Prototyping is a superpower

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One of my friends recently moved to a fancy new flat and they invited me over. They had provided me with the address and flat number. On arrival at the address I saw a simple keypad that I assumed (correctly) was the buzzer.

The instructions for the keypad entry system were clearly displayed as follows:

  • Use the arrows, then Bell

  • or enter Flat No.

I decided to enter the flat number on the keypad. So, I pressed 7 and then the bell button. Nothing happened – no sounds or visual feedback. No nothing. So, I entered the number again 7 and pressed the bell button. Still nothing.

The definition of insanity is doing the same thing over and over again and expecting a different result. - Albert Einstein

I did the same thing a number of times applying more force with my fingers and accompanying the action with an increasing number of groans and obscenities. This did not help. The buzzer did not work.

After a suitable number of attempts I finally decided to use the arrows to navigate to flat number 7. On pressing the right arrow the display immediately changed to display flat number 1, correctly, but not in the format I was expecting:

The display showed the number 1 in the format 001. Now, I knew what the keypad had been expecting so I entered flat 7 in the format 007 and the buzzer rang the flat immediately.

This new build apartment block was in an area filled with new builds so I went to check out the buzzers on a number of the nearby buildings. They were all the same – they expected the flat numbers to be entered in the unusual 3-digit format and provided no instructions to indicate this.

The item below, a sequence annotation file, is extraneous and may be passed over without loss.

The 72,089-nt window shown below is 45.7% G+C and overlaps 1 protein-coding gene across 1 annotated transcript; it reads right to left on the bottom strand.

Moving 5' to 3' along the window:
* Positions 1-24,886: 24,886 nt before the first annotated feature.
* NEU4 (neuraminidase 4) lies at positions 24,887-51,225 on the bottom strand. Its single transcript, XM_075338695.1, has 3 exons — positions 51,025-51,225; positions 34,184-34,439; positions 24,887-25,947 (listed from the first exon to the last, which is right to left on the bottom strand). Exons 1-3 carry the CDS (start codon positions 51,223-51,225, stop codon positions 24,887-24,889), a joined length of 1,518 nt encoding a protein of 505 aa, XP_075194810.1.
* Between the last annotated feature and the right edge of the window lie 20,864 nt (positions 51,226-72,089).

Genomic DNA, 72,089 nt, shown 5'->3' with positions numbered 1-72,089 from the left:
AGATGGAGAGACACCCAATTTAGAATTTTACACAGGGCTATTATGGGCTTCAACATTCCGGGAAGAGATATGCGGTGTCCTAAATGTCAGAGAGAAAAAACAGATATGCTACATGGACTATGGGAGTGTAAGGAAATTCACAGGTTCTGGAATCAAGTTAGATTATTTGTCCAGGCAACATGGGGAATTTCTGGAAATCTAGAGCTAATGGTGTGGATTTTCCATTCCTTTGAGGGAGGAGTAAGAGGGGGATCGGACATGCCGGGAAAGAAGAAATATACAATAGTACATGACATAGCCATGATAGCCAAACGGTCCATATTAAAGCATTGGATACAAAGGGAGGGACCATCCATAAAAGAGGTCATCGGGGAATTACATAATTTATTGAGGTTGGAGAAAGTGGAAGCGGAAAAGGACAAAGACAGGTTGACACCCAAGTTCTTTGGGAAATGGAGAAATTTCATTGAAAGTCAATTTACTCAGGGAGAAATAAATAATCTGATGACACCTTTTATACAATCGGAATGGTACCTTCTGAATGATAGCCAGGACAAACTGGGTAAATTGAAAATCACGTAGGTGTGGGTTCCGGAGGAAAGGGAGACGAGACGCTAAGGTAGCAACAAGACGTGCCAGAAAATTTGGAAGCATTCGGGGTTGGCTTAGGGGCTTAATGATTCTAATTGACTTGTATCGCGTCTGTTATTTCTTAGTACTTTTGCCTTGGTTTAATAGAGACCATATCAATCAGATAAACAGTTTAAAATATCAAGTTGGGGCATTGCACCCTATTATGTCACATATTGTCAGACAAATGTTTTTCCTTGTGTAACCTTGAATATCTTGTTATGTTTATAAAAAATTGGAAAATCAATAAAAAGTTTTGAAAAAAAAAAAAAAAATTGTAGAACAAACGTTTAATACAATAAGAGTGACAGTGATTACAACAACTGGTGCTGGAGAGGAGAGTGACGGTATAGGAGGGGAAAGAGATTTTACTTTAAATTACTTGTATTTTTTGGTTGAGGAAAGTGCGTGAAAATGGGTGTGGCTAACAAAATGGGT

How could the designers and engineers behind the keypad buzzer system have missed that, for users, their design does not work as expected? How could this problem, that can be so easily fixed, have been replicated in all of their keypads?

What could have been done differently?

If the designers had observed even one person, not within their team, use a keypad they could have understood the average user's contextual model of the system (how users view the keypad to work). In fact, they could have taken just 30 minutes to test the design without building anything. Here's how:

  1. Fetch a calculator

  2. Stick a bell icon over the enter button

  3. Stick the simple keypad instructions to the top of the calculator

  4. Stick the calculator to the wall

  5. Ask 5 people to buzz flat number 7 on the keypad

  6. Observe the buttons the user presses and have them say out loud what they are thinking as they do this

  7. Take a note of how they interact with the system

There are many other ways they could have prototyped the system but the important point is that they should have observed people using the keypad. In fact they could still go out and observe people using their keypad in order to improve future systems or to update their current system.

Prototyping is a superpower

Imagine if you could travel into the future and access the mental abilities of hindsight – pre-empting a disaster – learning and fixing your mistakes before they happen. Prototyping is Peter Parker's spider bite –it gives you the power of hindsight.

In this workshop you'll learn how to harness your creativity in order to build effective prototypes and how to run the tests effectively in order to derive actionable insights. These skills will empower you to advance your learning by months or years and more closely meet the expectations of your users.

To get the most out of this workshop, complete all of the exercises. The exercises and activities are more valuable than the stories and text.